The key values are in the background.
The dotted line is what
the reference value,
the slope of the line that
we would ideally like to see
that has been shown in our studies
with young healthy adults.
And basically they’re identical,
statistically identical slopes
for the Alzheimer’s patients.
If we were to extend these plasma values
to much much higher values,
we might see that the slope of this line
connecting the blue
triangles, the green triangles
might drift off but it’s very
close to what it should be.
So this suggests that the brain
can use additional ketones
in Alzheimer’s disease
when you provide them.
So the important thing then is,
well what happens to memory and cognition?
And we’ve done a study in
mild cognitive impairment,
we call it the BENEFIC trial
which is for brain energy,
functional imaging and cognition.
And the cognitive outcomes
are summarized on this slide.
This study was designed and powered
for the metabolic outcomes.
Is the capacity to use ketones normal
in mild cognitive impairment?
And the answer is yes,
it’s the same results
as I just showed you
for Alzheimer’s disease,
but we still have 19
or 20 people per group.
And we have a placebo control on this
so we have cognitive results.
And you can see that
there are several domains
of cognitive function that improve,
particularly the episodic memory
but also processing speed and language
that do not improve on the placebo.
So this is encouraging,
but it’s not definitive
because a clinical effect
with a cognitive outcome
would require probably closer
to 100 people per group.
Importantly though, with the
brain ketone PET we can show
that there is a statistically significant
positive relationship
between the plasma levels
or the brain ketone uptake
and the outcomes on cognitive functions.
This is one example with
the quite commonly used
trail making test,
which there was a positive effect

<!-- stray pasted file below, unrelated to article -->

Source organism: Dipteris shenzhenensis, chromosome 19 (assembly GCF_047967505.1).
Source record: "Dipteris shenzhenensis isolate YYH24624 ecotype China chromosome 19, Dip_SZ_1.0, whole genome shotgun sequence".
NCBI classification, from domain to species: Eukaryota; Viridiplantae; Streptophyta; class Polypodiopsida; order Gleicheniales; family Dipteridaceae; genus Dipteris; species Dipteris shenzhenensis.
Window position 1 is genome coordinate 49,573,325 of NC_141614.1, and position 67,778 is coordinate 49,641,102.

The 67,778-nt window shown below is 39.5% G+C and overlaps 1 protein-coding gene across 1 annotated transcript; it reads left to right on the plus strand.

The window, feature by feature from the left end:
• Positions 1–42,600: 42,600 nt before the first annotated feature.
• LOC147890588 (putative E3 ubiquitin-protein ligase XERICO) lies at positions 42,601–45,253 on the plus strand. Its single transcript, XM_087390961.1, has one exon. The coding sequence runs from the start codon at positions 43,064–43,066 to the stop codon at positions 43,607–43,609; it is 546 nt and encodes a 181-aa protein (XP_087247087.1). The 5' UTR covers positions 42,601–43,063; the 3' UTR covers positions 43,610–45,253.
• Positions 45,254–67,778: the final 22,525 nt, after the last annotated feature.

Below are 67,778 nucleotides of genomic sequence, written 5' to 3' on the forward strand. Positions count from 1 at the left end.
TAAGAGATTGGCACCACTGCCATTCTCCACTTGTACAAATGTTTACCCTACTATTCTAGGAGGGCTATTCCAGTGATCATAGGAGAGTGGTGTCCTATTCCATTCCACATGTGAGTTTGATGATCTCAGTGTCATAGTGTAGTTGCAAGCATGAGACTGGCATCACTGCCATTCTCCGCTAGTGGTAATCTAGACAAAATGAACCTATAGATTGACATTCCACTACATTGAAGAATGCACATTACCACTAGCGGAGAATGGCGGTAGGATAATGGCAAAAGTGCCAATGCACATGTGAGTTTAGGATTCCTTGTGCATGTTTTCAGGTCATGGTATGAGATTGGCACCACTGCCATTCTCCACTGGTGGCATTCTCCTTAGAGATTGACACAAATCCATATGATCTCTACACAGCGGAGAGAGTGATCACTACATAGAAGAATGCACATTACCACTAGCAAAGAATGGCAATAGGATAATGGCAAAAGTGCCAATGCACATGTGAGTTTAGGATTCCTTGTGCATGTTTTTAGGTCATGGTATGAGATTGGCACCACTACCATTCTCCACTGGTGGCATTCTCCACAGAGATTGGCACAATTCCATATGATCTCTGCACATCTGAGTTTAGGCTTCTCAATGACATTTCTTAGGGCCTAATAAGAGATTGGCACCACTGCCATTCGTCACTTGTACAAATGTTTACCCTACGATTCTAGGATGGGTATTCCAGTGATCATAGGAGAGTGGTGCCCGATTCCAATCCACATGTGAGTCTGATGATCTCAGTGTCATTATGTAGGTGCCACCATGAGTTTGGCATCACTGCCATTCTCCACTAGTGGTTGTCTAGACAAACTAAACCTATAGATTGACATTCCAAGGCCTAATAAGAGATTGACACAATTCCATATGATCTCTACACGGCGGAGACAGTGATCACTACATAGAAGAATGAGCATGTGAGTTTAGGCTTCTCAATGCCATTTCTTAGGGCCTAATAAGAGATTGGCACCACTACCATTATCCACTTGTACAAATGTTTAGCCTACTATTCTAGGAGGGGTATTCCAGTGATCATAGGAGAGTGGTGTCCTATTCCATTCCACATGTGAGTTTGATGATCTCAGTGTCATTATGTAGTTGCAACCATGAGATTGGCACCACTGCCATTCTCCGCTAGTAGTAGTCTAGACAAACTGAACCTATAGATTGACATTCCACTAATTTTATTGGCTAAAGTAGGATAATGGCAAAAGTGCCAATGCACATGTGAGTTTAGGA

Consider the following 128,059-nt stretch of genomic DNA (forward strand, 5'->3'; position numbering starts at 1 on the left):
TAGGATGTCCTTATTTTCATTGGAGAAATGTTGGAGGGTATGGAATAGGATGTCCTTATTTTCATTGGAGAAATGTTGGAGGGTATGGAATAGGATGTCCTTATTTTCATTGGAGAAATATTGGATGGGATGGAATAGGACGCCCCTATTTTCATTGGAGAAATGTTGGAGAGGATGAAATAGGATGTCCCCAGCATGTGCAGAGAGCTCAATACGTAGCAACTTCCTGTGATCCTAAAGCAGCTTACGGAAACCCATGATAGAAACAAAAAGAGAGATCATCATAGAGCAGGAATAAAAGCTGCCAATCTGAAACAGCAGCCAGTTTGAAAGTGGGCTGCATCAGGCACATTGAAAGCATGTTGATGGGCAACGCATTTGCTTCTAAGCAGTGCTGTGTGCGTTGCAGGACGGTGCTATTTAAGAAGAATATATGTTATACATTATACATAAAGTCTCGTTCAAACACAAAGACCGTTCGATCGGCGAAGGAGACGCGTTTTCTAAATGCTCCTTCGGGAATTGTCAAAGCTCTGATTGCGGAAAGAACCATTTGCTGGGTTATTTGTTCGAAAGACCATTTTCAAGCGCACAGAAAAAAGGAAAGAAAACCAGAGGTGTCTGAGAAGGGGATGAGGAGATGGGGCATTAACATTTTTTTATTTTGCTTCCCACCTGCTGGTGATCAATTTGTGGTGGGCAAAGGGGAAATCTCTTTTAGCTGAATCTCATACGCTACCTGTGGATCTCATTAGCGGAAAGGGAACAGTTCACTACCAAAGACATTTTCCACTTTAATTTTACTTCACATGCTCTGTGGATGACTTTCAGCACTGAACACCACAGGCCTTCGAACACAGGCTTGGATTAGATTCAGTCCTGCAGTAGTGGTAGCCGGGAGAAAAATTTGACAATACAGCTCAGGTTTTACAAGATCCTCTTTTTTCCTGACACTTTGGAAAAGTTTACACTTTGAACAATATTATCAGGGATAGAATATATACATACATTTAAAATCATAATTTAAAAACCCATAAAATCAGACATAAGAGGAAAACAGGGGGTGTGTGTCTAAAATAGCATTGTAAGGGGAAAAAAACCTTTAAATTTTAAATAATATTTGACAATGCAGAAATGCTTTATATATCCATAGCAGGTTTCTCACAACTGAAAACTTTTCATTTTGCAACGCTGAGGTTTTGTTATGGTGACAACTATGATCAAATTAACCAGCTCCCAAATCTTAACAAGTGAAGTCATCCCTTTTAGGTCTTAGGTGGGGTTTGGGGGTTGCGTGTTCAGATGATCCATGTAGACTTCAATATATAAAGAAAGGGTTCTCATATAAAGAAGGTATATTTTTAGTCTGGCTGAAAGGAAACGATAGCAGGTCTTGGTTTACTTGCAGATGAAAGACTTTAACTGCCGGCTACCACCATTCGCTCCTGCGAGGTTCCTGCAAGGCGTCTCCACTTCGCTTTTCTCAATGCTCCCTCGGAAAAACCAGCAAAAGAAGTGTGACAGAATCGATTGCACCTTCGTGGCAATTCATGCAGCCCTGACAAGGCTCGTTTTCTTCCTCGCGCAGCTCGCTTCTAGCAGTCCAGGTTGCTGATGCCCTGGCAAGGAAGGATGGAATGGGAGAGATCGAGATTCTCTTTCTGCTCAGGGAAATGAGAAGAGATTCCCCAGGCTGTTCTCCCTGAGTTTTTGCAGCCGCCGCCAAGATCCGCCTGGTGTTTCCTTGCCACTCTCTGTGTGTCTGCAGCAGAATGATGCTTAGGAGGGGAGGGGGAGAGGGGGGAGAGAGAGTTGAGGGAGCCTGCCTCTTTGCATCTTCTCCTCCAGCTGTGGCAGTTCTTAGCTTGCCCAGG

in mild cognitive impairment.
And you can see that there’s
a linear positive relationship
in relation to the brain ketone uptake.
But it’s also clear that the placebo group
and the active group are not
well separated here at all
so the ketone effect of the MCT
does not really pull and separate them
from the placebo group at 30 grams a day,
which I don’t have on the slide I see,
but that’s the dose we use for six months.
So that’s something that we now realize
is helping us set a therapeutic target.
We arbitrarily started with 30 grams a day
which was close to the
upper tolerable limit
we thought with the
formulation that we had.
And we were trying to
demonstrate a metabolic effect
and we’ve seen that metabolic effect.
But now if we expect to
see a cognitive effect
we’re going to have to increase
the brain ketone supply
a little more.
Still the trend is there
and as the yellow box says,
several other of these
correlations were also positive
but I don’t have time to show them to you.
So again proof of principle suggests that
you can achieve a metabolic
rescue of the brain
and that the rescue is gonna
have a functional effect
that is gonna correlate with
the level of ketones achieved
both in the blood and in the brain.
So we look at this now in
terms of the green band
in the middle here,
what is the energy rescue or the gap
in energy supply to the brain
that we’re trying to fill.
So let me take you through this.
The bar on the left here is
the young healthy controls
and their energy supply,
they’re in the normal group.
So they’re at 100%.
And their brain energy is coming
as you can see in the table at the bottom,
about 95% from glucose and
about five percent from ketones
using the dual tracer ketone PEt imaging.
So that’s the young healthy controls.
Older healthy controls,
we’ve got about 30 people in that group
and you can see that the total
height of the bar is lower,
the ketone contribution is a bit lower.
It’s not that the K value for the ability
to take up the ketones goes down,
but in fact plasma ketones drift
downwards as you get older.
So their contribution to brain
energy metabolism goes down.
But it’s glucose that is going
down in principle here mostly
from 95% contribution to about 89%.
But they’re all cognitively normal still.
Then you go to MCI which is the middle bar
and the values gone down a little further.
So there’s still a
significant drop in glucose
although the ketone
uptake is still the same
as it was in the healthy older people.
Then the second bar from the right
is the trial I just
mentioned, the BENEFIC trial
in which the MCI patients
were on 30 grams a day
of The MCT,
and now we’ve helped restore them
closer to the healthy
elderly with the ketones
which are now contributed
twice as much as they were
in a healthy elderly.
But the glucose contribution
has not been changed
by the MCT supplement.
So this is suggesting to us
that if we wanna get a more complete
reversal of the energy deficit,
we’re gonna get up, need
to get into 45 grams a day
roughly speaking.
That was gonna pit us somewhere between